Friday, November 19, 2010

MJS Invents Their Own Reality

I don't know if you'd call this lousy reporting or simply propaganda, but the Milwaukee Journal Sentinel must think we are stupid.

They have an article about the high speed rail saga, with this headline:
Public won't shoulder all cost if rail stalls
Then as you start to read the article itself, they write this (emphasis mine):

State taxpayers likely wouldn't wind up paying all of the $135 million that outgoing Gov. Jim Doyle's administration says would be tossed in their laps by the cancellation of a federally funded high-speed train project, a Journal Sentinel review of the costs shows.

At least $35 million could be covered by the federal or local governments or by the private sector, based on past funding patterns.

Um, you pays the taxes for the federal and local governments if not the public?

And now that the Republicans have taken over, does the paper really expect that the bulk of our taxes will be diverted from providing services to the public to providing rewards for Big Business?


  1. And where is the $810 million dollars coming from? Stimulus funds, from the federal government... where does the Fed get their money again?

  2. So where is the sense in paying for something and getting nothing but more bills for it? This is exactly what Walker is proposing to do.

  3. Wisconsin gets the short end in the federal balance of payments and has been for years, while states that claim they are against welfare, earmarks and other BS.

    Besides, this will be spending money to make money in the future. But surely Walker believes that by the time we hit peak oil, he'll be taken away by the rapture.

  4. Spending money we DON'T ACTUALLY HAVE. And if we build this thing, THAT'S when we'll be getting nothing but more bills for it. Because if it doesn't live up to expectations (which it won't) we can't just shut it down; we have to keep it running for TWENTY YEARS.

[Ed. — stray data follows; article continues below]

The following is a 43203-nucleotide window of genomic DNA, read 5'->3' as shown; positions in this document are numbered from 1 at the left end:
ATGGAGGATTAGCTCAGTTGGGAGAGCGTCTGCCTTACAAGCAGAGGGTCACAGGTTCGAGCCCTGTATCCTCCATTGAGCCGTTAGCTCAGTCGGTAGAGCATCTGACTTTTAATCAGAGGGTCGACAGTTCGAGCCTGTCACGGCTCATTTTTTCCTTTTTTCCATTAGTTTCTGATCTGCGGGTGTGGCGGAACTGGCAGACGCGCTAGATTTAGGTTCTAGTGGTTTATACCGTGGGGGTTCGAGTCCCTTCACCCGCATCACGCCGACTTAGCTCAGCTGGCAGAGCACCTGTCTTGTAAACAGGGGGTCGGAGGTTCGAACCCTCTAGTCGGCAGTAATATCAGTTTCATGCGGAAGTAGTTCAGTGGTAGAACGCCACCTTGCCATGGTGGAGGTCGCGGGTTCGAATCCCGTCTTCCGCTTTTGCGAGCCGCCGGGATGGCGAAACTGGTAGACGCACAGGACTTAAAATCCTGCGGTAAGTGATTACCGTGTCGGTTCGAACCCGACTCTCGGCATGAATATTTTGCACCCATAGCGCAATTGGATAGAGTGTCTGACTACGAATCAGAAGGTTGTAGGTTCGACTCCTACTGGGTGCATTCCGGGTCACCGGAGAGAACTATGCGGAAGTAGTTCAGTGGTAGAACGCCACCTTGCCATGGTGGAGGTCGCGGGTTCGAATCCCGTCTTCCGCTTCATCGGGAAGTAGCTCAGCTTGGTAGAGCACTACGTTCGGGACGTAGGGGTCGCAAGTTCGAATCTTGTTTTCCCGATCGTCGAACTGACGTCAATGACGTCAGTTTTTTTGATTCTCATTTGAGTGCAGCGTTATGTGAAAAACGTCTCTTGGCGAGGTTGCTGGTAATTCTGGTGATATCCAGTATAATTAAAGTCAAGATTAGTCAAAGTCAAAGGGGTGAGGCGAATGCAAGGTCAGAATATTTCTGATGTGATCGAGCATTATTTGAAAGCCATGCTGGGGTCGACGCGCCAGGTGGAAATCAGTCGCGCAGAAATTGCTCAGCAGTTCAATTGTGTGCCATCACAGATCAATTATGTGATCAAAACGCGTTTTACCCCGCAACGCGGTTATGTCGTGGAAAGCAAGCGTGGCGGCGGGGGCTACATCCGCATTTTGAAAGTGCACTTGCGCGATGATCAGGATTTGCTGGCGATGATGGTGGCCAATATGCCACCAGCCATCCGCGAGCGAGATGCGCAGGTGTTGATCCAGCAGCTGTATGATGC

No thanks, I'll pass on the train. Too expensive, too many strings attached.

  5. Why won't it work when it's worked everywhere else? Just cuz Charlie Sykes and Walker said so?

    And if we don't have the money, then we don't have the money to extend the tax cuts for the rich either.

  6. One of the hidden parts of that article is that the state's freight/ passenger rail lines need upgrades regardless of whether HSR is approved. So by giving back the federal money, Walker will have to use STATE funding to help pay for this instead. Pretty damn stupid to make only us in Wisconsin pay for it when the rest of the nation could be helping us out, don't you think?

    Maybe Scotty dropped out before he learned about "sunk costs" in college, but the sunk cost concept is a valuable tool to use in decision-making. Really.

  7. It won't work here like it does on Europe because in Europe, the population density is much higher.

    Besides, I've never gotten an answer to the question I've been bringing up all along (although I may not have brought it up here). Why don't we just upgrade the rail network we already have, instead of building a new one from the rails up? We already have a train running from Chicago to Minneapolis by way of Milwaukee; Amtrak's Empire Builder, which continues on to other points west, all the way to Seattle. If the good people of Madison really want a stop on the line, I'm sure the EB could be re-routed to stop there, and we could probably even maintain the stop in the Dells if folks there really wanted to keep it.

  8. Coop- Actually, the rail line to Madison would use a lot of the Empire Builder tracks, upgrading the existing lines for both passenger and freight rail. The only main change is that it would connect passenger rail to the state's 2nd largest city in a county of nearly 500,000 people and 40,000+ college students (a huge rail constituency).

    The other problem is that the Empire Builder runs once a day, while upgrading the tracks would up that to around 5 times a day- lot more convenient for people's schedules, and would probably decrease the amount of subsidies needed to operate as a result.

    And taking the feds' stimulus money means it'll come at a cost that would be a fraction to state taxpayers compared to what Scotty wants to do.

    It's no coincidence that support for this project is directly correlated to education and how many details you know about it (not surprisngly, the average Sykes listerner just hears "choo-choo" and "taxpayer dollars" and tends not to support as a result).